During last year's campaign, much was made about Barack Obama being a constitutional law professor. Granted, he had distinguished himself in the Illinois State Legislature by voting "present" much of the time, and he had received virtually no experience in the United States Senate before announcing his intentions to run for president. But he was a "constitutional scholar."
I am not a lawyer, but I do know that in this president's first one hundred days in office, there have been numerous examples of Obama's willful ignorance of the precepts laid down in our central founding documents. However, no decision, executive order or appointment has been as blatantly insidious to American sovereignty as the nomination of Harold Hongju Koh to be the chief lawyer at the U.S. State Department.
Like Obama, Koh is extremely bright, but he is a transnationalist; and as such, Obama's appointment of him as the legal advisor for the Department of State is a shot across the bow for every American who believes that international law should have no bearing on the interpretation of U.S. law. That standard should be reserved for the Constitution.
Harold Koh's highly educated Korean parents immigrated to the United States to become the first Asian-American professors at Yale University. Born in 1954, in Boston, Koh attended Harvard and, like his parents, also went on to become a professor at Yale. In 2004, he became the dean of the Yale Law School.
In a recent Newsweek magazine article, Harold Koh was profiled as "a tweedy, brainy legal scholar who writes brilliant law-review articles that are carefully reasoned, if more or less impenetrable to non-lawyers." The article went on to say that Koh is likely to be confirmed by the Senate (he served in Bill Clinton's State Department) and concluded that "he should be." But Newsweek - certainly no conservative publication - also warned that Koh's "rather abstruse views on what he calls 'transnational jurisprudence' deserve a close look because - taken to their logical extreme - they could erode American democracy and sovereignty."
The United States Supreme Court has been using foreign law for at least a decade in cases such as Lawrence vs. Texas (2003), which established the right of homosexual sodomy, and Roper vs. Simmons (2005), which overturned the death penalty in juvenile murder cases. Justice Anthony Kennedy, considered the swing vote on the Court, has advocated the use of foreign law in his judicial rulings for years, and even teaches international law in Europe when the High Court is out of session; and Justice Ruth Bader Ginsberg recently defended the practice of citing international and foreign judicial precedents in Supreme Court rulings. She asked: "Why shouldn't we look at the wisdom of a judge from abroad with at least as much ease as we would read a law review article written by a professor?"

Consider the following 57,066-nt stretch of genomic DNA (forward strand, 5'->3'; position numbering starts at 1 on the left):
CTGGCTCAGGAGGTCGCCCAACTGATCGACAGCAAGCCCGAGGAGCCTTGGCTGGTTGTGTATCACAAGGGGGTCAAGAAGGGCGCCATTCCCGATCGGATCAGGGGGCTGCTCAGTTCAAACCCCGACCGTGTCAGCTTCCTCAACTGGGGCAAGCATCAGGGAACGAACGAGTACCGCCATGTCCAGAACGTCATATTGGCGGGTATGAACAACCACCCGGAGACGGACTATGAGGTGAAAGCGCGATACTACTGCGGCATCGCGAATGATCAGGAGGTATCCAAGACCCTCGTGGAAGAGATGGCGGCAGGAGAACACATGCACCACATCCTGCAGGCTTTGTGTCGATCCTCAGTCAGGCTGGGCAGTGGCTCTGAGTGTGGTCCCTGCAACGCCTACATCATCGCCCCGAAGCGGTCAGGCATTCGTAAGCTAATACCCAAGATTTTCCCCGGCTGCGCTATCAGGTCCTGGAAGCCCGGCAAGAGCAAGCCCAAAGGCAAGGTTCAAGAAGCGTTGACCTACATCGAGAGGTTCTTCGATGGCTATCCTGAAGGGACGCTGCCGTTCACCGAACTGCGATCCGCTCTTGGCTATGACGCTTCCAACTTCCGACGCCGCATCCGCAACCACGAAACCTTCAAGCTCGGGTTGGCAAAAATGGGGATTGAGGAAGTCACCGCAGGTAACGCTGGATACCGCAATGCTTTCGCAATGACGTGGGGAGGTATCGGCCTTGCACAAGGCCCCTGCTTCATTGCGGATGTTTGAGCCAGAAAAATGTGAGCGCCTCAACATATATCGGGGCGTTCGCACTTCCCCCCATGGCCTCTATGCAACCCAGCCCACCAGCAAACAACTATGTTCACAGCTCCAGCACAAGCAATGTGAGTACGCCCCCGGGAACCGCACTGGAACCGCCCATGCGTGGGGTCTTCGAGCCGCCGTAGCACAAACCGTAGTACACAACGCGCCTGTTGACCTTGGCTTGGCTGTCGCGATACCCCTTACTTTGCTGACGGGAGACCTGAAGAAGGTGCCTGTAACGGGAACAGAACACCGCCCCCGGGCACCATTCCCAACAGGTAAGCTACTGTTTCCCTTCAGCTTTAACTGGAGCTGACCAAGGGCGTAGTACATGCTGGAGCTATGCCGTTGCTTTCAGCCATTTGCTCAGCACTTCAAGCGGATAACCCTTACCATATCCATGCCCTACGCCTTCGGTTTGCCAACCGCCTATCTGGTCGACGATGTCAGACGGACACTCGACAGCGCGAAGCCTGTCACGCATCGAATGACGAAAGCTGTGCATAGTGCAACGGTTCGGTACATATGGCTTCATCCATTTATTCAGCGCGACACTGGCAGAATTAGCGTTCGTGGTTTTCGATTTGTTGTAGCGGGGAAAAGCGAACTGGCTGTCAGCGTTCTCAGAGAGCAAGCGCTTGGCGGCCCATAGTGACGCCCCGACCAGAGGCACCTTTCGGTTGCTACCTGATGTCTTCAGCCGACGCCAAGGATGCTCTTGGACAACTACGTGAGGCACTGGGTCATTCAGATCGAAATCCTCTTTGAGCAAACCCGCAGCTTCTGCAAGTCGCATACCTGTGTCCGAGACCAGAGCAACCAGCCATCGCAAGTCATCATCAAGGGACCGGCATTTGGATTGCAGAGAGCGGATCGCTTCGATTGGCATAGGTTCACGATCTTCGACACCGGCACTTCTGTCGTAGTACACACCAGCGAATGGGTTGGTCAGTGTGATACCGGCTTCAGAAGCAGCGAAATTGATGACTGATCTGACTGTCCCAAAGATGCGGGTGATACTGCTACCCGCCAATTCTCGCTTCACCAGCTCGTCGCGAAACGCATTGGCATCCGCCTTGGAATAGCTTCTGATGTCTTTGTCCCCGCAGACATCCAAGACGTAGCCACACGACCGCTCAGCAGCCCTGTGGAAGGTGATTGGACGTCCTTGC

Harold Koh has made the case that American law should reflect "transnational" legal values. In his writings, he has advocated using foreign laws and judicial rulings to expand some rights guaranteed by the U.S. Constitution and to diminish others. For example, Koh believes in curbing some aspects of the First Amendment's free speech guarantee in order to conform to the laws of other nations.
The United States Constitution is the document that proclaims this country as a sovereign nation, not some piece of a global community. It is a short little document that every American should read and know, with strictly enumerated powers clearly spelling out and restricting the scope and the authority of the federal government. Apparently, what Barack Obama has studied is not the Constitution, but rather the convoluted case law that has been piled on top of it, especially in the last 60 years, and the laws of other nations. That qualifies him - and his State Department legal nominee - as unconstitutional scholars.
Our founding documents declare that our rights are guaranteed by our Creator, not by Barack Obama, Harold Koh, the U.S. Supreme Court or some foreign judge.